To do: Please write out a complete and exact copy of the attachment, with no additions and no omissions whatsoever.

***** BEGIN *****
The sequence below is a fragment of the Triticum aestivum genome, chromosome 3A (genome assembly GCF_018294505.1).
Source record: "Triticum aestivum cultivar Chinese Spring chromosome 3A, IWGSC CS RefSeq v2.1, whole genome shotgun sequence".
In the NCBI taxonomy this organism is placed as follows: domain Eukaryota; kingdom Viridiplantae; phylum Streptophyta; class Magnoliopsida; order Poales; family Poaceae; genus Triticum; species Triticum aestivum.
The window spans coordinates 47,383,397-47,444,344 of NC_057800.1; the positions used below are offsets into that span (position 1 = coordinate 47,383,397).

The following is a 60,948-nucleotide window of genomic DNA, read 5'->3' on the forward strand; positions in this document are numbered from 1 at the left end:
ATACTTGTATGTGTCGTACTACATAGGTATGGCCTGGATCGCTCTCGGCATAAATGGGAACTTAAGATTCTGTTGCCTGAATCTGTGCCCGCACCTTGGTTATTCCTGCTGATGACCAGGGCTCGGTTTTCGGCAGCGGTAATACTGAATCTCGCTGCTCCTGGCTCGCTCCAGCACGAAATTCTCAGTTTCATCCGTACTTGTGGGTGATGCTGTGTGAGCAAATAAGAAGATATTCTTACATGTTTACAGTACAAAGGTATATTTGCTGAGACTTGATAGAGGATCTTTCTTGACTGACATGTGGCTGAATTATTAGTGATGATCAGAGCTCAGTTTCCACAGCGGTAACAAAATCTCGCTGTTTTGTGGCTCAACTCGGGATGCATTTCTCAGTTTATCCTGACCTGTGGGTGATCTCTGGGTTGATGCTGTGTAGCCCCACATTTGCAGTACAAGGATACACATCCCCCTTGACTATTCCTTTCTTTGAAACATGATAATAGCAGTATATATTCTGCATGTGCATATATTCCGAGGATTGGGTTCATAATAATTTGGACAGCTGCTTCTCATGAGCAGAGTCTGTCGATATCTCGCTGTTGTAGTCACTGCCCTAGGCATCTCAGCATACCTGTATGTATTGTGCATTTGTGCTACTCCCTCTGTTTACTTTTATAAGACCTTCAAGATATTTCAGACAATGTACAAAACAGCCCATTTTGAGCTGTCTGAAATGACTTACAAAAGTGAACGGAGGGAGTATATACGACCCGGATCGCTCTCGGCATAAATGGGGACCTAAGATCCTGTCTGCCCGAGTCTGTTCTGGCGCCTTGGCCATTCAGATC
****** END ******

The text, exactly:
The sequence below is a fragment of the Triticum aestivum genome, chromosome 3A (genome assembly GCF_018294505.1).
Source record: "Triticum aestivum cultivar Chinese Spring chromosome 3A, IWGSC CS RefSeq v2.1, whole genome shotgun sequence".
In the NCBI taxonomy this organism is placed as follows: domain Eukaryota; kingdom Viridiplantae; phylum Streptophyta; class Magnoliopsida; order Poales; family Poaceae; genus Triticum; species Triticum aestivum.
The window spans coordinates 47,383,397-47,444,344 of NC_057800.1; the positions used below are offsets into that span (position 1 = coordinate 47,383,397).

The following is a 60,948-nucleotide window of genomic DNA, read 5'->3' on the forward strand; positions in this document are numbered from 1 at the left end:
ATACTTGTATGTGTCGTACTACATAGGTATGGCCTGGATCGCTCTCGGCATAAATGGGAACTTAAGATTCTGTTGCCTGAATCTGTGCCCGCACCTTGGTTATTCCTGCTGATGACCAGGGCTCGGTTTTCGGCAGCGGTAATACTGAATCTCGCTGCTCCTGGCTCGCTCCAGCACGAAATTCTCAGTTTCATCCGTACTTGTGGGTGATGCTGTGTGAGCAAATAAGAAGATATTCTTACATGTTTACAGTACAAAGGTATATTTGCTGAGACTTGATAGAGGATCTTTCTTGACTGACATGTGGCTGAATTATTAGTGATGATCAGAGCTCAGTTTCCACAGCGGTAACAAAATCTCGCTGTTTTGTGGCTCAACTCGGGATGCATTTCTCAGTTTATCCTGACCTGTGGGTGATCTCTGGGTTGATGCTGTGTAGCCCCACATTTGCAGTACAAGGATACACATCCCCCTTGACTATTCCTTTCTTTGAAACATGATAATAGCAGTATATATTCTGCATGTGCATATATTCCGAGGATTGGGTTCATAATAATTTGGACAGCTGCTTCTCATGAGCAGAGTCTGTCGATATCTCGCTGTTGTAGTCACTGCCCTAGGCATCTCAGCATACCTGTATGTATTGTGCATTTGTGCTACTCCCTCTGTTTACTTTTATAAGACCTTCAAGATATTTCAGACAATGTACAAAACAGCCCATTTTGAGCTGTCTGAAATGACTTACAAAAGTGAACGGAGGGAGTATATACGACCCGGATCGCTCTCGGCATAAATGGGGACCTAAGATCCTGTCTGCCCGAGTCTGTTCTGGCGCCTTGGCCATTCAGATC